In vivo EPR spectroscopy: biomedical and potential diagnostic applications

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In vivo EPR spectroscopy : biomedical and potential diagnostic applications. / Jackson, Simon K; Thomas, Matthew P; Smith, Sam; Madhani, Melanie; Rogers, Stephen C; James, Philip E.

In: Faraday Discussions, Vol. 126, 2004, p. 103-17; discussion 169-83.

Research output: Contribution to journalArticlepeer-review

Harvard

Jackson, SK, Thomas, MP, Smith, S, Madhani, M, Rogers, SC & James, PE 2004, 'In vivo EPR spectroscopy: biomedical and potential diagnostic applications', Faraday Discussions, vol. 126, pp. 103-17; discussion 169-83. https://doi.org/10.1039/B307162F

APA

Jackson, S. K., Thomas, M. P., Smith, S., Madhani, M., Rogers, S. C., & James, P. E. (2004). In vivo EPR spectroscopy: biomedical and potential diagnostic applications. Faraday Discussions, 126, 103-17; discussion 169-83. https://doi.org/10.1039/B307162F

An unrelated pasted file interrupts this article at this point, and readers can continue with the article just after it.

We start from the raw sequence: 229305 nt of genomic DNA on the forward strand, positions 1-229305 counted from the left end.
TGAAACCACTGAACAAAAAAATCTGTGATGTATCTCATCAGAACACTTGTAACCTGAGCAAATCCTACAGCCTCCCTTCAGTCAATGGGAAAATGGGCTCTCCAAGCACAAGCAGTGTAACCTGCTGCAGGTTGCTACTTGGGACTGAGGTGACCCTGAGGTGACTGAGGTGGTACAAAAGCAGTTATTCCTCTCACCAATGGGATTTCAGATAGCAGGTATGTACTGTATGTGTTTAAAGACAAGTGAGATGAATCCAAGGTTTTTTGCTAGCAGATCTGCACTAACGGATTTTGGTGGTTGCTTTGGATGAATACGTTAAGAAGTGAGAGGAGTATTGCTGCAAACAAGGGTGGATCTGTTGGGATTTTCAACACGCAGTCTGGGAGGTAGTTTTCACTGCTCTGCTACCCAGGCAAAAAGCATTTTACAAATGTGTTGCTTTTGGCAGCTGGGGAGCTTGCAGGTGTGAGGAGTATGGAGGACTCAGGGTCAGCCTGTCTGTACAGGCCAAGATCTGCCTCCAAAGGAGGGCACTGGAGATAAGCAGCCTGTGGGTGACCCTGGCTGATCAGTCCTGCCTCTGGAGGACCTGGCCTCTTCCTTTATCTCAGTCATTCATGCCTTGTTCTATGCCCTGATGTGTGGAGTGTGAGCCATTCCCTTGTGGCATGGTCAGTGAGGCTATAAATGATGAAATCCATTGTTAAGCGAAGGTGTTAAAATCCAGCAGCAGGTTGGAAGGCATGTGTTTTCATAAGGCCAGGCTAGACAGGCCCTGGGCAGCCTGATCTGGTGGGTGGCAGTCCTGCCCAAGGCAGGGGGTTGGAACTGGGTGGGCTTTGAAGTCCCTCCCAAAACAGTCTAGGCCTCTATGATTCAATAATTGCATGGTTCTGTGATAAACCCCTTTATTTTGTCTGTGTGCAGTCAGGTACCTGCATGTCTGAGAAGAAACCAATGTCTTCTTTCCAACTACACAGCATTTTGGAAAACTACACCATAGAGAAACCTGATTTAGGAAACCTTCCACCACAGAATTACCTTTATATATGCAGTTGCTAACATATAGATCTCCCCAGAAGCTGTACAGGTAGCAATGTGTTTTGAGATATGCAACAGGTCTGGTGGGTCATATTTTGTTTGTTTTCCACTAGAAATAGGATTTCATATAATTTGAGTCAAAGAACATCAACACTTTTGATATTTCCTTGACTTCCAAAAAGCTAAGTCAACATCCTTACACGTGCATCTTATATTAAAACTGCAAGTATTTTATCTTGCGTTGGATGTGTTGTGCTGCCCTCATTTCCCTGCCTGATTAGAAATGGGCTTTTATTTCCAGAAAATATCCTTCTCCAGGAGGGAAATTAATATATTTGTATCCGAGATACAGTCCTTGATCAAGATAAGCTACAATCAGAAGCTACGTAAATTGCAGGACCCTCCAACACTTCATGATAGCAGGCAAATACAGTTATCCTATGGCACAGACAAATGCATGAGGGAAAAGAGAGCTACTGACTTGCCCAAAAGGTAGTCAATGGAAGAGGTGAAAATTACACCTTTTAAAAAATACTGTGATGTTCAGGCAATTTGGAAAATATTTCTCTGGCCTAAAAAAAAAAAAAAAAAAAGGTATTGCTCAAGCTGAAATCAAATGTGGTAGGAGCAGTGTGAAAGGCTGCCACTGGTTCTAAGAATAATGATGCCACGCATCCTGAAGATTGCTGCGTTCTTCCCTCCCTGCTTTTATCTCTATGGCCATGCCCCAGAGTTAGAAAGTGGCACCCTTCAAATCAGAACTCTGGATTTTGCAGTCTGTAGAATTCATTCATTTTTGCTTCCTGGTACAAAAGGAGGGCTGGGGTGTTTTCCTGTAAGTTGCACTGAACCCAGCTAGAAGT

Vancouver

Jackson SK, Thomas MP, Smith S, Madhani M, Rogers SC, James PE. In vivo EPR spectroscopy: biomedical and potential diagnostic applications. Faraday Discussions. 2004;126:103-17; discussion 169-83. https://doi.org/10.1039/B307162F

Author

Jackson, Simon K ; Thomas, Matthew P ; Smith, Sam ; Madhani, Melanie ; Rogers, Stephen C ; James, Philip E. / In vivo EPR spectroscopy : biomedical and potential diagnostic applications. In: Faraday Discussions. 2004 ; Vol. 126. pp. 103-17; discussion 169-83.

Bibtex

@article{c778d612858840bfb7dc1f80f0523d8f,
title = "In vivo EPR spectroscopy: biomedical and potential diagnostic applications",